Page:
Colds and Influenza
Traditionally over winter we can catch viral infections which make us sick. This could be runny nose, headache and fever lasting 3 days (coryza, common cold) and including lethargy, body ache and prolonged coughing (influenza or flu, recent widely publicised strains have been “bird flu”, “swine flu”). Both colds and flu start very similarly and so makes influenza (the more serious of the 2) hard to diagnose in the beginning. Treatment for common cold and influenza is conservative with symptom control (for fever, aches, runny nose and cough). However, as we age the body does not cope as well and the damage to the airways can put people into hospital for supportive treatment. The best weapon we have against either of these viral infections is avoidance. This involves not catching the virus by avoiding coughing people (at least get out of the direction of cough and cover your nose and mouth), regular hand washing with soap and water. Cleaning hands and surfaces (door handles, phones, tables for example) regularly with alcoholic wipes or solution is useful to reduce viral exposure. If the virus has made it into the body, a chemical messenger called interferon is produced to make the body fight the virus. It is the interferon which gives the terrible symptoms. Immunisation (flu shot) before the flu season starts will assist your body to kill the virus before it spreads. Within 36 hours of exposure to influenza virus, 2 types of medications could help lessen the influenza infection. A course of nasal spray (“Relenza”) or a course of oral tablets (“Tamiflu”). These can help to stop the virus from spreading and allow the body to clear up the remaining virus. These medications are not subsided and can cost $40-70 a course.
Allergies are very common, unfortunately. These range from hayfever to life threatening anaphylaxis. The common skin rashes, blocked or runny noses due to contact with allergen (like pollen, grass, dust mite protein, chemicals) are a nuisance but rarely do they cause major problems. Some of these could trigger an asthma attack which could be life threatening but hopefully a good management plan can lessen the risks. The other increasingly common reactions involve food. Some people are intolerant (like milk lactose intolerance causing bloating and farting) and some people are allergic (like milk protein causing a severe reaction resulting in swelling of the airways and possibly welts on the skin). The cause is the body’s over reaction to certain proteins in the food which for some reason has become “the enemy”. There are many theories as to why and the treatment is usually symptom control and involves avoidance. Conventional treatment involves avoidance, maintaining skin and body health, and reducing the immune system responsiveness usually with medications. We can provide this management. I am aware of a variety of alternative therapies also, however these probably like conventional treatment may not cure the problem. .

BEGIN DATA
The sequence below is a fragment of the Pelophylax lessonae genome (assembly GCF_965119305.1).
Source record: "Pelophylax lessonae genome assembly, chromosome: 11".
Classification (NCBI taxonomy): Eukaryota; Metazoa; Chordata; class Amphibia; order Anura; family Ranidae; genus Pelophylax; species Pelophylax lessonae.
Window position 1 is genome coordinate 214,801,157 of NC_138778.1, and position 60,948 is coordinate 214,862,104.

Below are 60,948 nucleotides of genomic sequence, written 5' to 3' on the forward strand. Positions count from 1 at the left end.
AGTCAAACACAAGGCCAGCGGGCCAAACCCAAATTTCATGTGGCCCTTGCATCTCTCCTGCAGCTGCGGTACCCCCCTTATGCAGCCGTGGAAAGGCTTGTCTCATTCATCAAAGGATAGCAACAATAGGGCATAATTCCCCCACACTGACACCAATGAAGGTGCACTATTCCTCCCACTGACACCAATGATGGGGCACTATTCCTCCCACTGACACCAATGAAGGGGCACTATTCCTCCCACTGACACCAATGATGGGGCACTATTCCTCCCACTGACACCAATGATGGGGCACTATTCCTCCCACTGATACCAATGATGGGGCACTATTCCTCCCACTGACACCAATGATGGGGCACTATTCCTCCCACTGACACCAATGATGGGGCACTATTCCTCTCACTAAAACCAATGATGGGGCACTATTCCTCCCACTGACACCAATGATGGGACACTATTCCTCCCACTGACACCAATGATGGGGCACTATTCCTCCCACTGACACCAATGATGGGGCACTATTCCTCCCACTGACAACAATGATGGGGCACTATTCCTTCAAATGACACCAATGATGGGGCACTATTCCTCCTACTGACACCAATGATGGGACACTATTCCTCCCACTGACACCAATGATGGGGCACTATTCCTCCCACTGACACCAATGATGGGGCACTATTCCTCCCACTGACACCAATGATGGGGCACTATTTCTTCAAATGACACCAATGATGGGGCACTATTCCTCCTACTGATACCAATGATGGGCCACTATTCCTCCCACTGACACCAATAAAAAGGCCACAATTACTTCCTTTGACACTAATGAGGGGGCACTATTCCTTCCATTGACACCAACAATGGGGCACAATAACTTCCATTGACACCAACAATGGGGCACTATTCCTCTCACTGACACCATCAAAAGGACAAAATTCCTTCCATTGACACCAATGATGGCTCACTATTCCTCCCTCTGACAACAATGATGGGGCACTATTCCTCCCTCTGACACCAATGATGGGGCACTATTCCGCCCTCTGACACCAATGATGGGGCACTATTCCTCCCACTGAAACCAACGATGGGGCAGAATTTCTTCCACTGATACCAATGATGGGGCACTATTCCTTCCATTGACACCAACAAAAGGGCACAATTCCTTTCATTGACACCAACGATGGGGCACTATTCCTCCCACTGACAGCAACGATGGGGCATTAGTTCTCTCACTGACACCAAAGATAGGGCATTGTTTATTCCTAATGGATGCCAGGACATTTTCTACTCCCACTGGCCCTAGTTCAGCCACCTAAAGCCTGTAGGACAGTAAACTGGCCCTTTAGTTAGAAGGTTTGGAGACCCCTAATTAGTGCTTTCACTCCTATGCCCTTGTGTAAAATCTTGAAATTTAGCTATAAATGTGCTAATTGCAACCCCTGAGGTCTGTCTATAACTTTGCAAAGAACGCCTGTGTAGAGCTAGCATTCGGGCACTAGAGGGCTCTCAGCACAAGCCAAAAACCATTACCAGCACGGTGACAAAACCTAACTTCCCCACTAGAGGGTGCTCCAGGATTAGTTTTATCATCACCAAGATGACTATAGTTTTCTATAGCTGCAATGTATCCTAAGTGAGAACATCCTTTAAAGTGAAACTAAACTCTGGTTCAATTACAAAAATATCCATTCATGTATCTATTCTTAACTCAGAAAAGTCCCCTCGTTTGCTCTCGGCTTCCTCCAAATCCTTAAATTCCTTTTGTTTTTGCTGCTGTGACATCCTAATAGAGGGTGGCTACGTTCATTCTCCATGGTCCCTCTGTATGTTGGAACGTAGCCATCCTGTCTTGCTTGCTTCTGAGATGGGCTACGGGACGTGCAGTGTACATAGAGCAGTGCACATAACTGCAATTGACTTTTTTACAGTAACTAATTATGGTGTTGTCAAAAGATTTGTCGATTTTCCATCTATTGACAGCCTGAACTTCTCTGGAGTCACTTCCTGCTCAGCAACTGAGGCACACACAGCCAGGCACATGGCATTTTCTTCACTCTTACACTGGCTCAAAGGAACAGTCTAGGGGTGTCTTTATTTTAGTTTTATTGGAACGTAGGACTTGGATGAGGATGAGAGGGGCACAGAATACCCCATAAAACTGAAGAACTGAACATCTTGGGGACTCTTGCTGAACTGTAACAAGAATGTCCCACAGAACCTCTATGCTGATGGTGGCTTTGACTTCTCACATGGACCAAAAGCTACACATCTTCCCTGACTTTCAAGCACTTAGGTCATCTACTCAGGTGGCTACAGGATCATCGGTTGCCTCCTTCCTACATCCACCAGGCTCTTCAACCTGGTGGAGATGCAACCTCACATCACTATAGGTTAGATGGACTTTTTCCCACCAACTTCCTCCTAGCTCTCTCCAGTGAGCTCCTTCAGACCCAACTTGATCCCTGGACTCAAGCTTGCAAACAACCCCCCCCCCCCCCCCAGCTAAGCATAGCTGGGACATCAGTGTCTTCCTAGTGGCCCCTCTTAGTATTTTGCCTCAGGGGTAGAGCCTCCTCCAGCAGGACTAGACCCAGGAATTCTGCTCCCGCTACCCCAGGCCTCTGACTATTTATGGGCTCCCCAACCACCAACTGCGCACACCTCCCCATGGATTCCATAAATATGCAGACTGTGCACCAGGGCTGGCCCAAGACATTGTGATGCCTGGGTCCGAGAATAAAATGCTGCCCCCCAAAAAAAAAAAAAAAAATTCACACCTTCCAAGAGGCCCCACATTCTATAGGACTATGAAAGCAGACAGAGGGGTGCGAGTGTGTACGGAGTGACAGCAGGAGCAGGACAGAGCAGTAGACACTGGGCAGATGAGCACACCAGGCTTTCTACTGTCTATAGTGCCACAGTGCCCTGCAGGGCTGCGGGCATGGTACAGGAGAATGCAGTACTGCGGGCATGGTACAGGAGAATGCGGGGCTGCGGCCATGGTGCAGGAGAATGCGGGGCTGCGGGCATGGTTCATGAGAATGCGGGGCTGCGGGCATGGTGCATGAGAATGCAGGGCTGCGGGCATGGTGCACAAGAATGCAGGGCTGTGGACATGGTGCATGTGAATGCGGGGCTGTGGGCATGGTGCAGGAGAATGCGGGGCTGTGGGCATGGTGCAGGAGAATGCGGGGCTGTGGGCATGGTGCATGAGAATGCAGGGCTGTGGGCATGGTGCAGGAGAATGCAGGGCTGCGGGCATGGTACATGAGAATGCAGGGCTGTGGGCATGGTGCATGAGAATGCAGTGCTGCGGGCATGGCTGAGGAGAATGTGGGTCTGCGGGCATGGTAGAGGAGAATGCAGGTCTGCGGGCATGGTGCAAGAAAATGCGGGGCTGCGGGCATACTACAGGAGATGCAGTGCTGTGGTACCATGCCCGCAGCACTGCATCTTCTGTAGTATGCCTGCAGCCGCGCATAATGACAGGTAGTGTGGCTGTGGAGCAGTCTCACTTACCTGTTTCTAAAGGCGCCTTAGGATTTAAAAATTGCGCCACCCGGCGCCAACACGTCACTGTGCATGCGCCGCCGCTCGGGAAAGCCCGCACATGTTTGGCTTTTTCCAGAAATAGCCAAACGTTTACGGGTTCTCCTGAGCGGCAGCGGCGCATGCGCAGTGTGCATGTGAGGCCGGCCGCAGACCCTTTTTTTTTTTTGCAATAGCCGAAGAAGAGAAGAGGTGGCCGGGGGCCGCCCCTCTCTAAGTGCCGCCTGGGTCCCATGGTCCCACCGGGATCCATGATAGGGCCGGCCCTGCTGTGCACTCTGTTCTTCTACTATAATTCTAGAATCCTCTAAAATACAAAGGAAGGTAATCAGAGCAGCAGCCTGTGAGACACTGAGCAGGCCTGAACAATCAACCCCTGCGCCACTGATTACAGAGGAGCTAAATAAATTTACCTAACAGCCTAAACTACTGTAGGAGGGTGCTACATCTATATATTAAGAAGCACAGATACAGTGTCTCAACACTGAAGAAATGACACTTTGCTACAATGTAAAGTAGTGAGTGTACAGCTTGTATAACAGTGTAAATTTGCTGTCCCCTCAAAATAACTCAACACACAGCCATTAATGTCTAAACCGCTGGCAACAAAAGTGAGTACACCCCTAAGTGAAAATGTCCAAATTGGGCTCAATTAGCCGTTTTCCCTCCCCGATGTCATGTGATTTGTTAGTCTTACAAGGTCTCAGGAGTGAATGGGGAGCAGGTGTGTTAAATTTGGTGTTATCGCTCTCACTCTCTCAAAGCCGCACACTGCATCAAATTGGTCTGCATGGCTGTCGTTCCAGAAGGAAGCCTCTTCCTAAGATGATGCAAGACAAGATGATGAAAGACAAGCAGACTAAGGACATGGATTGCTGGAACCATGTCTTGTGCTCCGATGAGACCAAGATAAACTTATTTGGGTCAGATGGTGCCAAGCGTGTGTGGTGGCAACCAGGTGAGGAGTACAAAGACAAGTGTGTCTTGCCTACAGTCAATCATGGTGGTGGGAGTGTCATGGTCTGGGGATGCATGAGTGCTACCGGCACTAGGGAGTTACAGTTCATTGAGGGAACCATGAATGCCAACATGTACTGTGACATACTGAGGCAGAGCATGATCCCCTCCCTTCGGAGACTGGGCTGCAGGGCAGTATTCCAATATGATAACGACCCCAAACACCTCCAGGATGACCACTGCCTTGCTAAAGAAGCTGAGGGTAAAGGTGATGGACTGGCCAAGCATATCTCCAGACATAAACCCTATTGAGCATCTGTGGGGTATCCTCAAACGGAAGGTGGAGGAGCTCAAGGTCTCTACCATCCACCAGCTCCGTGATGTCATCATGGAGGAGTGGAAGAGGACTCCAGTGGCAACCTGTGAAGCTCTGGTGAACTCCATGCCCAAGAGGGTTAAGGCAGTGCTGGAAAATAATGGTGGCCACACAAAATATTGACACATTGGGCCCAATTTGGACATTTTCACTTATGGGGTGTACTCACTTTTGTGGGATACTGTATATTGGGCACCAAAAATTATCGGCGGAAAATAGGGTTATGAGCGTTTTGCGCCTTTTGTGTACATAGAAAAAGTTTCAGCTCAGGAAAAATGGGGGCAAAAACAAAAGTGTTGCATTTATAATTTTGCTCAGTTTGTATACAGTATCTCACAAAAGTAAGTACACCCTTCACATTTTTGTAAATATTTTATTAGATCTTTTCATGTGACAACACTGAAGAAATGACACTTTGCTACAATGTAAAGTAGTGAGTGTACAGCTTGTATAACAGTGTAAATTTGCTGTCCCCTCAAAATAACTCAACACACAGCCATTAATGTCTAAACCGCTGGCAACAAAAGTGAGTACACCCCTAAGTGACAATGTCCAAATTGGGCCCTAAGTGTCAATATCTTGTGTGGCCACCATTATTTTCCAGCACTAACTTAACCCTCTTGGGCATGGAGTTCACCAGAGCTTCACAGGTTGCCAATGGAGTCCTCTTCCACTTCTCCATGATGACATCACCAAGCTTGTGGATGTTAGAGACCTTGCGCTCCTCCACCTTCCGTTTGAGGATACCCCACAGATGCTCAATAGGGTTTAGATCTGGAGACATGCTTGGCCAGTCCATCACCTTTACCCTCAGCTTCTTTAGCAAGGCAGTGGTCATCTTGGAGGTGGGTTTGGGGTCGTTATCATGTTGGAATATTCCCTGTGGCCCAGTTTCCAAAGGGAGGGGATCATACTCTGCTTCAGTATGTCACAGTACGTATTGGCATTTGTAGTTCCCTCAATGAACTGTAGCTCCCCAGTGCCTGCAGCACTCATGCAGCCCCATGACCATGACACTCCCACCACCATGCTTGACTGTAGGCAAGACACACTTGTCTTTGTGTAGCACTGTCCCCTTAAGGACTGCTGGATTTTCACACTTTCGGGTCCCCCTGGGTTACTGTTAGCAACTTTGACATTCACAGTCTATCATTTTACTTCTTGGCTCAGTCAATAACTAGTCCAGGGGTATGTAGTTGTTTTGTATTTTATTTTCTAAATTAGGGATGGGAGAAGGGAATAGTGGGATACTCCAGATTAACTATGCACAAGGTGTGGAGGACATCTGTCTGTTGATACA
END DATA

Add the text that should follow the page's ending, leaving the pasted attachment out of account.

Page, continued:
ALLERGY NEW ZEALAND
Sun exposure and skin damage
Overwhelming evidence for benefit of keeping out of the sun especially at peak times in summer (10am-2pm), by covering up with clothes or using sun block of as higher SPF rating as possible. Rates of melanoma (one of the most aggressive types of skin cancers known) in Australasia are among the highest in the world. This risk is increase if “burning” occurs in childhood under 14 year old. This potentially sets up a much higher risk in later life – this could be as early as the 20s developing melanoma. Damaged skin in later life will be dry, “baggy saggy”, irregularly pigmented skin and having moles. It is important to ensure regular checks if there is a high risk of melanoma especially if there are relatives who have developed melanoma at any age. Belmont Medical Centre is proud to be able to provide technology to enhance diagnosis and recording of suspicious moles. We can also provide a lesion removal service to treat and diagnose them.
Further reading: Clinical Guidelines for the Management of Melanoma in Australia and New Zealand – Ministry of Health 2008
These are relatively new agents developed in the 1940s as dyes for commercial use and also the original observation of antibacterial effects from Penicillium notatum moulds. The Antibiotic era started and new agents were developed for a long time until about the 1960s when development of new agents stagnated. The antibiotics have pretty much been the same until this new century when novel agents have been developed. This has largely been spurred on by the observation that resistant organisms have been on the increase causing higher death rates. We are still winning, as it were. With careful use of antibiotics for actual bacterial infection rather than viral infections (the most common “flu or cold” cause) will extend their useful life hopefully into mid this century. As useful as antibiotics are they cause side effects, the most common is gastric upset possibly leading to vomiting and or diarrhoea. Some people develop a condition call thrush. This is an opportunistic fungal infection which can be treated. Taking pro-biotics with your Antibiotics may reduce this if you are susceptible. Your chemist has a selection. Tip – chose those variety that are refrigerated and have the longest expiry date to ensure the maximum useful organisms.